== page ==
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For one month, Nicola Vruwink lived like Martha Stewart (um, except for the highly remunerative approach to equity trading). She made the homespun crafts; she cooked the elegant desserts. She stored her little fitness kit—weights, workout mat, etc.—in a wicker basket on the back porch. She did whatever Martha Stewart Living (on Channel 5 every morning at 10) told her to do. Now the fruits of her efforts are neatly laid out in her Beacon Hill living room, awaiting transfer to a Bumbershoot exhibition space, where they'll be displayed as art.
There's a throw pillow made from a blue shirt; a set of oilcloth place mats; little candy jars accented with crepe paper flowers; belts made from ribbons; "fancy pants" jeans with custom embroidery; a patriotic garland of red, white, and blue stars; several little holders for "air" plants, constructed out of seashells and tied twigs; among other items.
"If you actually start doing her projects, you realize they're impossible," says Vruwink. "I mean, I'm a pretty crafty person—and none of this stuff looks as good as the stuff she makes. It's so unsatisfying."
Holding up one particularly pointless Martha-mandated creation—an eyeglass strap strung with beads—Vruwink says: "I almost wonder if she's running out of ideas." A small crisis ensues when the strap unfastens and dozens of teeny beads spill to the floor. "Poor workmanship," Vruwink scolds herself, tongue in cheek.
The lure of the unattainable ideal, especially when it comes to traditional notions of femininity, has been a recurring theme for the 32-year-old artist. Her work has played off a self-confessed ambivalence: She sees the false promise of the frilly and the fairy tale; yet is drawn to it and longs for it nonetheless. For a solo show earlier this year at the James Harris Gallery, she created 6-inch figurines of herself and placed them on rotating pedestals in little party dresses, the arms outstretched—worshipping, embracing, maybe giving up. "I look very girly but also rather lost," says the artist. For another piece, now in the collection of the Seattle Art Museum, she installed a video camera behind a two-way bathroom mirror and minutely recorded herself applying makeup, plucking eyebrows, fixing smudges.
"It's always been a tug-of-war for me," says Vruwink. "My work is definitely about a search for happiness in a consumer-driven world," she says, "and how you're influenced—if you just buy this or that, you'll be happy, you'll be perfect; if you drive a nice car, or if you wear this outfit, or if you stay fit and thin and you have your hair done, if you present yourself as the perfect woman, you'll be happy. And realizing, as an intelligent person, that that's not the answer—it's a very empty pursuit, and yet wanting it and still trying to hold it all together."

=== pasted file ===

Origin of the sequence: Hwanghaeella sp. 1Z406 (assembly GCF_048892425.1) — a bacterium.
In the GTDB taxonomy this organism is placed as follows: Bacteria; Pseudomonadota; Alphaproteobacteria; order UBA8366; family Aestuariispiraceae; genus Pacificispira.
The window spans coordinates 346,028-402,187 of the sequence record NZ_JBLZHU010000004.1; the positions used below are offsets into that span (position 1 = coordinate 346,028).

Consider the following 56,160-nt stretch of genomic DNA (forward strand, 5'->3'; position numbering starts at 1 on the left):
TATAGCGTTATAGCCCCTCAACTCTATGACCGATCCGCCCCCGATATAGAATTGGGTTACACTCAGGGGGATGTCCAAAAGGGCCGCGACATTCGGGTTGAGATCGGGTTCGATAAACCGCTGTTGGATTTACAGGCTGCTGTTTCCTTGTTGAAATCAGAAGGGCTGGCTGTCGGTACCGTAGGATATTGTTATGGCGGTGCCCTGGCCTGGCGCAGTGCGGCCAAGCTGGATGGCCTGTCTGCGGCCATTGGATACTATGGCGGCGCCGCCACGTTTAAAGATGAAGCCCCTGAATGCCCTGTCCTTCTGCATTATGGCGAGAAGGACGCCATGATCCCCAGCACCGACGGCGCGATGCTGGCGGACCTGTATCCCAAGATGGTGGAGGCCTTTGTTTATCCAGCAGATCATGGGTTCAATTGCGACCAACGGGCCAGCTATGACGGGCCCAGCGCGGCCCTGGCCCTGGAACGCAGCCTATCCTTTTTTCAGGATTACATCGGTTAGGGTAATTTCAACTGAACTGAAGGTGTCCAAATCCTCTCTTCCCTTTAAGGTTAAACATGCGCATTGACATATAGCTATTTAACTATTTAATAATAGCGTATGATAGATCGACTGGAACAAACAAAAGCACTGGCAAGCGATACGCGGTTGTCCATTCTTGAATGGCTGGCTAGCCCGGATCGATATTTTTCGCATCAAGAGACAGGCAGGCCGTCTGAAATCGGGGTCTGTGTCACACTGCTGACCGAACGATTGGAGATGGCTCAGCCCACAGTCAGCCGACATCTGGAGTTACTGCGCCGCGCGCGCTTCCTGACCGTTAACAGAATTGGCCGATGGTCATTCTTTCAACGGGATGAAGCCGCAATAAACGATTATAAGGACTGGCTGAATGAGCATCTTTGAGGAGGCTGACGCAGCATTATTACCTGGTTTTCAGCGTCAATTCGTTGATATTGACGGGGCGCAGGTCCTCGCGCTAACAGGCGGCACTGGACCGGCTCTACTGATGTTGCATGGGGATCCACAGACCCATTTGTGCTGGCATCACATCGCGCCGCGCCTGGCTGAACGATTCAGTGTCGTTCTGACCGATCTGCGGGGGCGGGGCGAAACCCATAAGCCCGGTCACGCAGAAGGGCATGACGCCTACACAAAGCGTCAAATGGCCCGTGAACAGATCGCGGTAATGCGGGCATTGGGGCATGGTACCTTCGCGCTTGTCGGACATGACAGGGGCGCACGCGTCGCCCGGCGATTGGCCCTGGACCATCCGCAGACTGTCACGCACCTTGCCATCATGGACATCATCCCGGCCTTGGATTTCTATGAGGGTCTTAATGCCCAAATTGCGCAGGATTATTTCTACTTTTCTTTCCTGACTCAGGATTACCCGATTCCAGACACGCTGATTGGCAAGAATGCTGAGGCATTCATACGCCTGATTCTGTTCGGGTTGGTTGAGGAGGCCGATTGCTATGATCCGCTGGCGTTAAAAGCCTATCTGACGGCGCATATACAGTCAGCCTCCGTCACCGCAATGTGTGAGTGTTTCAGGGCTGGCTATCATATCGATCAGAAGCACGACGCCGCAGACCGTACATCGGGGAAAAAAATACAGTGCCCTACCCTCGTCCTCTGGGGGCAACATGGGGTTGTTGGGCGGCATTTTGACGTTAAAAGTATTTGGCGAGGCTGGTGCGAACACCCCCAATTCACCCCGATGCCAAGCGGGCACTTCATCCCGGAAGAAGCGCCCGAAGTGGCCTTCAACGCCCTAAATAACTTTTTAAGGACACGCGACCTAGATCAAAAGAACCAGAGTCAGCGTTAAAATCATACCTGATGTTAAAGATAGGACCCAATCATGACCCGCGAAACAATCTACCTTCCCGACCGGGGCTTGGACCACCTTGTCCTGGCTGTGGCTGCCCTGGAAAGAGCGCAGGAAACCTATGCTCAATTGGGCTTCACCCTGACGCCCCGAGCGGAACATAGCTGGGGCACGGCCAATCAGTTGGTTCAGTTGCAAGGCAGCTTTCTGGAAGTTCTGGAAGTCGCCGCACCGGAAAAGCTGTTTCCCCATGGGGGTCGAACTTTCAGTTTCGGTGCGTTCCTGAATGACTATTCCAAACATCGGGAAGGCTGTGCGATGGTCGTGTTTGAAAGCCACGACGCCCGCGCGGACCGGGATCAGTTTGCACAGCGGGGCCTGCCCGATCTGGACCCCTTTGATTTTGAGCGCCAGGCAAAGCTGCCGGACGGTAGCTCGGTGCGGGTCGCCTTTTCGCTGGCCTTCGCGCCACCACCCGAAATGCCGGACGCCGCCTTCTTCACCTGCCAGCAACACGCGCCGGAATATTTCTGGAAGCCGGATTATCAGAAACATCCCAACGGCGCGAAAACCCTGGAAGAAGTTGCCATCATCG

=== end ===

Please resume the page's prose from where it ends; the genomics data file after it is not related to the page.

Vruwink certainly can play the part: with Am鬩e eyes and ironed blond bangs (the rest faintly streaked with red), Vruwink welcomes her interviewer to her adorable home wearing a spotless lime green striped apron and light-purple Martha-style work shirt, beautifully groomed boxer at her side. A wedding-day photo in the living room shows her in a full-on white gown, her husband in formal tuxedo. "Once I started planning a wedding, it was really hard to escape the whole wedding package," she says. "Originally I was like, I'm going to wear a Bj�swan dress." The photo is now housed in a hand-decorated picture frame, thanks to the Martha project.
At Bumbershoot, the frame and the rest of Vruwink's bric-a-brac will be laid out on four tables, each representing one week of Martha-ism. (The exhibition is called "Living.") Video monitors will display footage of the artist creating the week's more perishable items, such as a lemon mousse that Vruwink says took about five hours to complete. "I was so sick of it," she recalls. "By the end I was like, 'I don't even want to eat this anymore.'" The dollar cost of all this self-reliance will also be displayed.
Of course, Martha herself—allegedly—has a particular talent for financial management, as we've learned. Says Vruwink: "I just hope she doesn't go to prison before my project's done."